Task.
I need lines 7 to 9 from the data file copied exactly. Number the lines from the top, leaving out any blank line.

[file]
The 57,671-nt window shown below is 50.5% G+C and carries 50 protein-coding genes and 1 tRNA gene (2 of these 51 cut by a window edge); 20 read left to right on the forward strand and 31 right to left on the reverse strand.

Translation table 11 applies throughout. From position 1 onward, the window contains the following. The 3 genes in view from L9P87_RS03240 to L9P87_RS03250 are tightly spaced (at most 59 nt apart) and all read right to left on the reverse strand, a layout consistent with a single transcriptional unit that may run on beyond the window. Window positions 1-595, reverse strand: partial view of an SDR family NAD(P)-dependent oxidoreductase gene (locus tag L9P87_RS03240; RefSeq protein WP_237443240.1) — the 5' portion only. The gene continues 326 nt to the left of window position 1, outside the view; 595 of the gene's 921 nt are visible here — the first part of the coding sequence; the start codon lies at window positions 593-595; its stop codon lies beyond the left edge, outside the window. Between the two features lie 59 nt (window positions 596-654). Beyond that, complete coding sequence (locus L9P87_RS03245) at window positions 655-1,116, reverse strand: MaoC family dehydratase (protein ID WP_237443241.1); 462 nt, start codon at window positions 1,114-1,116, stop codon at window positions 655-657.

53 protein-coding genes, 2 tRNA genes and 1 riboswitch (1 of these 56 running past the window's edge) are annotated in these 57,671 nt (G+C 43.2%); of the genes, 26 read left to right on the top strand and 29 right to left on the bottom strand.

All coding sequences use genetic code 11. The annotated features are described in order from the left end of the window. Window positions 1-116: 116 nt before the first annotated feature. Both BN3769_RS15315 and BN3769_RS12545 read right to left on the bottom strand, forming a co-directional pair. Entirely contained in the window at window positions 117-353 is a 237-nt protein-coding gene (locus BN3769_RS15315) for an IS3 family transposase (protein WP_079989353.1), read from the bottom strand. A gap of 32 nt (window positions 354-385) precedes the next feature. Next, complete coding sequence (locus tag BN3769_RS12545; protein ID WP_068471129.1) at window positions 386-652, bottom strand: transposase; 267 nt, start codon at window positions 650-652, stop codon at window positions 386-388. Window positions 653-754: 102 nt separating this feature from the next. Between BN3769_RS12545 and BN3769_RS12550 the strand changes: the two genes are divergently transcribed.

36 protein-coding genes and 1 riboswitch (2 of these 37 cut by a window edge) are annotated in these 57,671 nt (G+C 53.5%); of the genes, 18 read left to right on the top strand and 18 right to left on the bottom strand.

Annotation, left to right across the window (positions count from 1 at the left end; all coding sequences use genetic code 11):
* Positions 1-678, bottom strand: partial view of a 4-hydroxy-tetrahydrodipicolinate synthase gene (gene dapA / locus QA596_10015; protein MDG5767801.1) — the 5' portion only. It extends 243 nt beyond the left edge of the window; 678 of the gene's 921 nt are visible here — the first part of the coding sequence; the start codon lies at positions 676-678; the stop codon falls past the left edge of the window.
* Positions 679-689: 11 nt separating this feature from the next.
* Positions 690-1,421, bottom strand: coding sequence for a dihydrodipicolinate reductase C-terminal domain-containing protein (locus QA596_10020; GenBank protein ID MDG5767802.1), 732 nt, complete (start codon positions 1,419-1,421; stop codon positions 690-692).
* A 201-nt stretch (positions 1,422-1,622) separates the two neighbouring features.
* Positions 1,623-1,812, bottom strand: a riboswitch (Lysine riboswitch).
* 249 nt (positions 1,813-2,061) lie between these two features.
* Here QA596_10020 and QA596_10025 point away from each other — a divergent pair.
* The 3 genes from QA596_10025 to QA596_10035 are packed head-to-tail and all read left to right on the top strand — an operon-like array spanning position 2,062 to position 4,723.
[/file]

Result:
* Positions 1-678, bottom strand: partial view of a 4-hydroxy-tetrahydrodipicolinate synthase gene (gene dapA / locus QA596_10015; protein MDG5767801.1) — the 5' portion only. It extends 243 nt beyond the left edge of the window; 678 of the gene's 921 nt are visible here — the first part of the coding sequence; the start codon lies at positions 676-678; the stop codon falls past the left edge of the window.
* Positions 679-689: 11 nt separating this feature from the next.
* Positions 690-1,421, bottom strand: coding sequence for a dihydrodipicolinate reductase C-terminal domain-containing protein (locus QA596_10020; GenBank protein ID MDG5767802.1), 732 nt, complete (start codon positions 1,419-1,421; stop codon positions 690-692).